Over the past week, I've molded Funk Worthy's cover of "If You Want Me to Stay" by Sly and the Family Stone into a very punchy tune. I'm happy with where everything is sitting in the mix.
To help me achieve balance, I employed some parallel compression on the drums. I'm running all my drum mics through a vacuum tube compressor/limiter plugin called "Bud Driver." This really helps to add punch without a perceived increase in volume. On my kick and snare, I chose to use Waves H-Comp compressor coupled with the Waves H-EQ. I find I can get great drum sounds when using the H-series plugins from Waves. With just a touch of reverb on the snare, my drums are done. For the bass that was recorded clean with a DI, I ran through the CLA Bass plugin, then an H-EQ, a Sans-amp , and finally crushed it with a Waves CLA-2A compressor. For the guitars, I chose to gently run one of the two mics on the amp through the CLA Guitars plugin. The other I chose to simply EQ since I enjoyed the tone I heard from the mic without any further treatment. For the guitar DI track, I chose to reamp through a Roland amp so that I could get a real twangy funk tone. I felt that the saxophone was a bit harsh, so I chose to introduce some harmonics by employing the saturation knob plugin in combination with some basic EQ. For vocals, I relied upon EQ, moderate compression, and again some excitement from the saturation knob plugin.
For effects, I chose to apply a gentle chorus to one of the guitar tracks, as well as slight reverb for another guitar track. I am continually impressed by Lexicon's MPX-L reverb plugin, so I decided to insert it into my vocal chain. There is also slight vocal delay from Native Instruments Replika plugin. I had a lot of fun mixing this tune, and hope to record and mix more with Funk Worthy in the future. Enjoy the final mix below!
My team had a great recording session last week with the band "Funk Worthy." They are a funk/pop/rock group that want to get some material out so they can land some local gigs. The tune they chose to record was a cover of "If You Want Me To Stay" by Sly and the Family Stone. The instrumentation consisted of drums, bass, guitar, keyboard, vocals, and saxophone. We were able to use the new studio F on campus, which allowed for awesome natural drums sounds. We experimented with using some preamps that we weren't already familiar with, and also opted to route some instruments through some outboard compressors. We chose to use the Daking 500, API 525, Distressor, and a Chandler Germanium compressor. The band did 6 full takes, and they are considering some overdubs for guitar and vocals. They preferred to track everything at the same time rather than pause to fix one players' part.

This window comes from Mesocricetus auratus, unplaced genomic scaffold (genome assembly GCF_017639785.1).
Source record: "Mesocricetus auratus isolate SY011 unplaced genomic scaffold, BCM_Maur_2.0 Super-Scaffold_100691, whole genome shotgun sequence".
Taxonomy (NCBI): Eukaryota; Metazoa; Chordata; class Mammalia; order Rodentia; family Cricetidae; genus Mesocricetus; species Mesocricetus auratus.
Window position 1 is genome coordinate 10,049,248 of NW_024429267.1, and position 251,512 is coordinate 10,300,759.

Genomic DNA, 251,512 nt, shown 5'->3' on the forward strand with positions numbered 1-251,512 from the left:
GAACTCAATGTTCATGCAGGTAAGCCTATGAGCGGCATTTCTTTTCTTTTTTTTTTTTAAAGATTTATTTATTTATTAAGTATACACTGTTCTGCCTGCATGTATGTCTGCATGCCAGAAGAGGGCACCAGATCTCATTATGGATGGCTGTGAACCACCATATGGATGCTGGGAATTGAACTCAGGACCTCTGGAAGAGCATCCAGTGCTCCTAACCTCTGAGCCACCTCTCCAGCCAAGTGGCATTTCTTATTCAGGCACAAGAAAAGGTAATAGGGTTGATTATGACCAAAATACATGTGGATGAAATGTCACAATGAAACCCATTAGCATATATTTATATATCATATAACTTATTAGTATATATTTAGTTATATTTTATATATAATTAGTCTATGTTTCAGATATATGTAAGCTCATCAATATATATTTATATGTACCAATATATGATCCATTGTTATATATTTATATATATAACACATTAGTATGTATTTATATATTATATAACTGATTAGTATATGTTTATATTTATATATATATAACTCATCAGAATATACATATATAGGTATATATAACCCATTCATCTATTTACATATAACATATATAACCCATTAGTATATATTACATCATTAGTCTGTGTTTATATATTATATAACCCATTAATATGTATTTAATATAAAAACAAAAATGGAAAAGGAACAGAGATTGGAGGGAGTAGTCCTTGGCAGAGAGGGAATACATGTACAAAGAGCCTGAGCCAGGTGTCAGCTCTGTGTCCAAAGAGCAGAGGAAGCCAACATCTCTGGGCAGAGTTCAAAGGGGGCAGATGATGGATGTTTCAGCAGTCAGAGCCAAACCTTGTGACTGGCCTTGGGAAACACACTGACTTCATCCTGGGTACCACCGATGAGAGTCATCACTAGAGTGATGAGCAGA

The sax player had an interesting setup where he clipped a lav mic onto his sax and ran that signal through a pedal board in order to add some interesting effects to his performance. We opted to take a DI feed from the guitar player with no effects, and also mic his amplifier with a close up ribbon and distanced AKG 214. We have plans to reamp the DI signal to see if we can get some cool tones from an amplifier. Since the bass player didn't play through an amp, we will send the DI signal through a virtual bass amp. We used great preamps from Vintech, Manley, Focusrite, Shadow Hills, and API.
The bands performance was well rehearsed and aside from a few minor mental breaks, every take sounded super solid. One of our challenges was to keep the vocalist up on the mic since he was reading lyrics off of his phone while also trying to see the band, and as a result he would sing into the side of the mic. Below are some photos from the control room looking into the live room.
We made a video explaining our mic choice and preamp section. We apologize for the audio quality, the go pro unknowingly came loose within its case and jostled around a bit.
Slate Trigger is a very useful tool that is able to replace drum sounds with the high quality options available within the plugin browser, or any other samples that are in WAV or MP3 format. I employed trigger on the kick drum and snare drum on the mix that is embedded below. For a metal song, replacing the kick and snare really helped to provide the signature bombastic nature of the drums in accordance with the metal genre.
I first did some research about trigger so that I could familiarize myself with how the plugin functions. I found the following links to be most helpful.
Within trigger, I achieved a blend of two different kick drums that I liked and blended them to taste within the plugin. I then made sure that the sensitivity was set correctly and I wasn't hearing incorrect triggers of the replaced kick drums. A screenshot of my kick drum samples within trigger is shown below. I did the same thing with the snare, only this time choosing to blend four snare drums together. After adjusting the level of each sample, I flipped the phase on two of them since my ears liked the resulting sound. A screenshot of my snare drum samples within trigger is below. After achieving the sound I wanted within trigger, I then added subtle EQ and compression within Pro Tools in order to thicken up the sound just a bit.